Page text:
A modest taste of India
Cooking With Stella serves rich characters, but plot lacks proper blending of spice
Time to put on elasticized pants: Foodie movies are all the rage.
From the buttery scenes of Julie & Julia to this week’s release of Cooking With Stella, filmmakers have rediscovered the simple pleasure — not to mention easy eye candy — of food preparation.
We all like to eat, and we all like to watch delicious food being prepared. It’s a primal thing, no doubt, and Dilip Mehta uses this sensual pleasure as the front door to his narrative feature debut.
Set against the textured backdrop of Delhi, India, the movie opens with Michael ( Don McKellar) and Maya (Lisa Ray) moving into their new home: a government compound in a nice part of the capital city.
The Canadian couple have a young daughter, and in the opening frames, we learn the central caregiver isn’t mom, but dad. Mom is a high-ranking diplomat who spends her days working. Dad stays home and tries to be as productive as possible.
Michael is your classic emancipated male and he’s not hung up on the gender power imbalance, but when he’s denied access to the kitchen, he gets a little frustrated. He wants to make a substantial contribution, but Stella (Seema Biswas) has her own agenda.
A longtime cook for the Canadian diplomatic corps, Stella has seen couples like Michael and Maya pass through Delhi for decades while she lingers in the same dead-end position, completing the same dead-end tasks.
Stella and Michael have a few bad moments at the beginning, but when Michael asks Stella to be his cooking guru and educate him about the secrets of Indian cuisine, Stella gets the ego strokes she craves and warms up to the new boss.
Yet, for all her apparent selflessness, Stella’s got her own groove — and her own contraband dealership.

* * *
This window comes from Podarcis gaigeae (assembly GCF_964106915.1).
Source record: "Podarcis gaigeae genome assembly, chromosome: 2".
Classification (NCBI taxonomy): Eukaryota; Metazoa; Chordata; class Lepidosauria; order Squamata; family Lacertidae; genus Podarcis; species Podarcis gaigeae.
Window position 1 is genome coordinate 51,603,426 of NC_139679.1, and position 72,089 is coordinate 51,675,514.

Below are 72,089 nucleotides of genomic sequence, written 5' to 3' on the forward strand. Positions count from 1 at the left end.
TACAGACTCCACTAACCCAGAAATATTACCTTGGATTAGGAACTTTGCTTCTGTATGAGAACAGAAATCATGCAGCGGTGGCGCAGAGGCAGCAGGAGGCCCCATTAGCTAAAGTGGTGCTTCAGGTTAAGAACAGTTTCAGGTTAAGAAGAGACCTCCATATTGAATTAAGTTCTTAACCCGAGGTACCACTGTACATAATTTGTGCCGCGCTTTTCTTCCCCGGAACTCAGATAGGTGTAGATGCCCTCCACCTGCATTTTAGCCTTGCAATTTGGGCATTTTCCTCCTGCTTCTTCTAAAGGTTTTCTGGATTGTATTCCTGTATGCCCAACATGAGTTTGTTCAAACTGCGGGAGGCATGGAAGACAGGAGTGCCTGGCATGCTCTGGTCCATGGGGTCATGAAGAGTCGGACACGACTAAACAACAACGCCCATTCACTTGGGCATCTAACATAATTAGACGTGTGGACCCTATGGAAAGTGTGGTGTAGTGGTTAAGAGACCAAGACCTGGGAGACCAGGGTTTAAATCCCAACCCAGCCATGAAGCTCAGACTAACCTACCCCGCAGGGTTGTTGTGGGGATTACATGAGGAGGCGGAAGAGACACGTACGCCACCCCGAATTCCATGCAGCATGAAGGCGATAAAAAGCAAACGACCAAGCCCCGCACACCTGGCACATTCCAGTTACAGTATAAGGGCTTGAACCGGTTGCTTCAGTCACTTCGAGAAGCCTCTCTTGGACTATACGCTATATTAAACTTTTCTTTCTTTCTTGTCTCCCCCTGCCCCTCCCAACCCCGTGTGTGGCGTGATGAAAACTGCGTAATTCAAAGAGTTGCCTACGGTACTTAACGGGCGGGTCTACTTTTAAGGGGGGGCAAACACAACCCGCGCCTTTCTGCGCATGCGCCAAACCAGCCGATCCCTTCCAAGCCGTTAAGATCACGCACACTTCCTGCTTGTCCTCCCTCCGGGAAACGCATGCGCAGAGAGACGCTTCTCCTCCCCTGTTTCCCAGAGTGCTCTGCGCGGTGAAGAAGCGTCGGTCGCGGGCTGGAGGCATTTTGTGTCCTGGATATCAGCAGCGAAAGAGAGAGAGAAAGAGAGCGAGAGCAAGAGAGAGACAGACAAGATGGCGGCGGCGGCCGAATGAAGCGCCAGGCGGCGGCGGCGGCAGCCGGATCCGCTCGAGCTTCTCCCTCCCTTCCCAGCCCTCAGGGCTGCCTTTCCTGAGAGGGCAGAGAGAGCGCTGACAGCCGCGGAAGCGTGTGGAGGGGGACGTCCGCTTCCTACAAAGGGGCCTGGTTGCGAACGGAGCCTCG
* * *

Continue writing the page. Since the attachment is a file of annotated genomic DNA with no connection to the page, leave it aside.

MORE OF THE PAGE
Without getting into the details of her scam, Stella turns out to be a little more troublesome than we first imagined — but neither Michael nor Maya suspect a thing.
They look at Stella with lingering guilt about the social inequities of everyday Indian life, and try hard to be the openminded social-justice heroes most Canadians imagine themselves to be.
This creates a good wrinkle in Mehta’s rather smooth narrative silk, and gives an otherwise formulaic idea a lot of subtext to play with. Suddenly, this isn’t just a caper comedy, or a foodie movie featuring beautiful people and exotic visuals.
Mehta finds a meditative corner to sit in with the political and social meaning of masters and servants, and with McKellar and Biswas in the central roles, there’s a palpable sense of mental fodder.
The resulting bolus is as colourful as it is ambitious, but by the time it’s finally broken down and digested as the movie progresses, it loses a lot of its flavour.
Mehta tries to keep the dish sizzling with new material and some over-the-top moments, but the harder he tries, the further the f ilm slips over the edge.
Cooking With Stella does a good job of balancing the real and the surreal that is the Indian experience, but it never quite nails the magic alchemy residing in its moving parts.
The story of Stella’s big secret doesn’t mesh with the f ilm’s narrative structure, and at one point, it feels like we’re watching three separate movies.
Because Biswas, McKellar and Ray are standout talents with endless screen presence, Cooking With Stella is easy to watch and a cinch to digest. It’s also guaranteed to make you hungry.
But without a strong ending or a tight plot weave, you may walk away with a frustrating gurgle in the pit of your belly as you seek that little something extra that never quite hit the plate.